Our investigators observed that visitors are not limited on the farm and in the poultry houses, as required by 21 CFR 118.4(b)(1). Specifically, during the inspection it was noted there were no visible means to limit visitors from entering the farm's property. Additionally, there were no procedures in place to limit visitors on the farm.
You did not maintain practices that would protect against cross contamination when equipment is moved among poultry houses, as required by 21 CFR 118.4(b)(2). Specifically, during the inspection, the FDA investigator observed employees gathering eggs in metal baskets and then taking these baskets of eggs to the processing/packing building, where the baskets of eggs were set on the bare concrete floor awaiting transfer to the wash tunnel. During several visits inside the processing/packing room, the investigator did not observe that any baskets were sanitized before taking them back to the poultry houses to gather more eggs.
You did not maintain practices that would protect against cross contamination when people move between poultry houses, as required by 21 CFR 118.4(b)(3). Specifically, during the inspection, the FDA investigator observed on multiple occasions farm employees entering poultry house four and then poultry house two without changing clothing or boots while gathering eggs.
Rodents, Flies, and Other Pest Control
You did not monitor for the presence of rodents by appropriate monitoring methods, as required by 21 CFR 118.4(c)(1). Specifically, you did not have appropriate monitoring of rodents in poultry houses No. 2 and No. 4, you failed to identify a threshold to indicate what is acceptable and unacceptable rodent activity, and you failed to identify any corrective actions to be taken if unacceptable rodent activity were to be established.
You did not monitor the presence of flies by appropriate monitoring methods, as required by 21 CFR 118.4(c)(2). Specifically, during the inspection, there was no visible means to monitor flies in poultry houses No. 2 and No. 4, you failed to identify a threshold to indicate what is acceptable and unacceptable fly activity, and you failed to identify any corrective actions to be taken if unacceptable fly activity were to be established.
You did not eliminate potential harborages for pests in and outside your poultry house by removing debris and vegetation outside the poultry house, as required by 21 CFR 118.4(c)(3). Specifically, our investigator observed over growth of vegetation located between poultry houses No. 3 and No. 4 which could serve as rodent harborage.
2. An environmental test for SE was not conducted for each poultry house as required by 21 CFR 118.7(a). Specifically, your firm failed to complete an environmental test for SE in each poultry house containing laying hens (houses No. 2 and No. 4).
As required by 21 CFR 118.7(a), environmental testing must utilize a sampling plan appropriate to the poultry house layout. In addition, under 21 CFR 118.8(a), testing to detect SE in environmental samples must be conducted by the method entitled “Environmental Sampling and Detection of Salmonella in Poultry Houses,” April 2008, or an equivalent method in accuracy, precision, and sensitivity in detecting SE. In addition, 21 CFR 118.10(a)(3)(v) requires you to maintain records documenting compliance with environmental and egg sampling procedures, when applicable, performed under 21 CFR 118.7.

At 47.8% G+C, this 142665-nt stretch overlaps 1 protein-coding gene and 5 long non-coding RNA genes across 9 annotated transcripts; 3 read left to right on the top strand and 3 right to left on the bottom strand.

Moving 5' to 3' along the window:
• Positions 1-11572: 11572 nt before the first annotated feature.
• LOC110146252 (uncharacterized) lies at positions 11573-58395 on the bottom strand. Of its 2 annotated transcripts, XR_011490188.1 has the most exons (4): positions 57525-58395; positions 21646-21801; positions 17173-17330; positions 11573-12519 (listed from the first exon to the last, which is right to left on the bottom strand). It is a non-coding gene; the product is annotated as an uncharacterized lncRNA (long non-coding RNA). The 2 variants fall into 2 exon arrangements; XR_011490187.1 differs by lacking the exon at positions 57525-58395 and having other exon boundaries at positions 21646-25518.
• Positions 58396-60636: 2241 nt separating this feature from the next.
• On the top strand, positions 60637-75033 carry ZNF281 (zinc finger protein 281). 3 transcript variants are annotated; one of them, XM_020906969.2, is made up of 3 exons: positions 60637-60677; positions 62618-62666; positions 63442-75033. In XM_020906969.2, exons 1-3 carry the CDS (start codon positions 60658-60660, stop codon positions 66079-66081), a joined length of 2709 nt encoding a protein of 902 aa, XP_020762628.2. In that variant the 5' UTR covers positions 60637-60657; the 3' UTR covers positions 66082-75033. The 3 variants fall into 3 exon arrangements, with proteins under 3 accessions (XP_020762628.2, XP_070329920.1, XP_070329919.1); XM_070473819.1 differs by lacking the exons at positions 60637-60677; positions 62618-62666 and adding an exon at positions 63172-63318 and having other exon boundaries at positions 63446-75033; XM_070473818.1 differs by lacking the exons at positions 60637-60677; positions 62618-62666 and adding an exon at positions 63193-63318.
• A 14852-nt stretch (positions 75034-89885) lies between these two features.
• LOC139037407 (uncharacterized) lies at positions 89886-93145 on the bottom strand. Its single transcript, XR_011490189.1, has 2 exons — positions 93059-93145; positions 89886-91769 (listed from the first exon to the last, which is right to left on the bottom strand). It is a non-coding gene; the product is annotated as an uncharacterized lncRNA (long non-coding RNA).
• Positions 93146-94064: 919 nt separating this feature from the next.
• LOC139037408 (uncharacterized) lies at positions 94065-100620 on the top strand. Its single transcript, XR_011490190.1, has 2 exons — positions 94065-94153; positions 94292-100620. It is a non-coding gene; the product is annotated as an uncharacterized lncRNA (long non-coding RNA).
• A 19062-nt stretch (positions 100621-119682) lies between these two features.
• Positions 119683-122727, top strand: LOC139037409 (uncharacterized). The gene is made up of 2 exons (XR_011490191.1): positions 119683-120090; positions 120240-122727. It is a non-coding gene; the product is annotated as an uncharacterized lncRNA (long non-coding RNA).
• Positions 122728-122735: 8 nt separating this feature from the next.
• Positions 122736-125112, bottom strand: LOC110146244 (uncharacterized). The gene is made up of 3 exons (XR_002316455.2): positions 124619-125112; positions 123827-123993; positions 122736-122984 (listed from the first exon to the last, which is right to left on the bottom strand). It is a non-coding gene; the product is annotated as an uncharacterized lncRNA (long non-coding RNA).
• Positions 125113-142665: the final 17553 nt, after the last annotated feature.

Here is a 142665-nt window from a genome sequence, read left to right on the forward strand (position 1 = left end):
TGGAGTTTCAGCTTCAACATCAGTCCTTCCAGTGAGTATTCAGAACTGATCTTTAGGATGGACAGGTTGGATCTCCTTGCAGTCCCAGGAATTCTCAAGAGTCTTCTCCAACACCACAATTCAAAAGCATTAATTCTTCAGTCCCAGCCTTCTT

We acknowledge your draft SE prevention plan collected during the inspection contains a section titled “Environmental and Egg Testing”; however, it is not adequate in that it does not state that all pullets will be tested (environment) for SE at 40 to 45 weeks of age, as required by 21 CFR 118.5(a). Furthermore, environmental testing for SE, using approved methods, was not conducted in a poultry house when any group of laying hens constituting the flock was 40 to 45 weeks of age, as required by 21 CFR 118.5(a).
The above violations are not meant to be an all-inclusive list of deficiencies at your firm. You are responsible for ensuring your shell egg farm operates in compliance with all applicable statutes and regulations, including the FD&C Act, the PHS Act, and the shell egg regulation. You also have the responsibility to use procedures to prevent future violations of these statutes and regulations.
You should take prompt action to correct the violations cited in this letter. Failure to promptly correct these violations may result in FDA taking regulatory action without further notice, such as seizure, injunction, or the initiation of administrative enforcement procedures under 21 CFR 118.12(a).
We acknowledge you have been working with FDA, including recalling approximately 660,000 shell eggs produced between May 22– August 29, 2018. We will verify the implementation of your corrective actions, and their adequacy during the next FDA inspection.
Please notify this office in writing, within 15 working days of the receipt of this letter, as to any other steps you have taken to correct the violations noted above and to ensure similar violations do not occur, including documentation, such as records, photographs, receipts, etc. to demonstrate that corrective actions are in process or have been achieved. If you do not believe your products are in violation of the Act, include your reasoning and any supporting information for our consideration. We are aware you are in the process of performing corrective actions, therefore within 15 working days, you should also provide a timeframe within which the remaining corrections will be completed.
Your written response to this letter should be directed to Compliance Officer Kimberly Dutzek, U.S. Food and Drug Administration, 404 BNA Drive, Building 200, Suite 500, Nashville, Tennessee 37217. If you have any questions regarding this letter, please contact Ms. Dutzek at (615) 366-7826.
Steven B. Barber
Director, Division V
Office of Human and Animal Foods Operations-East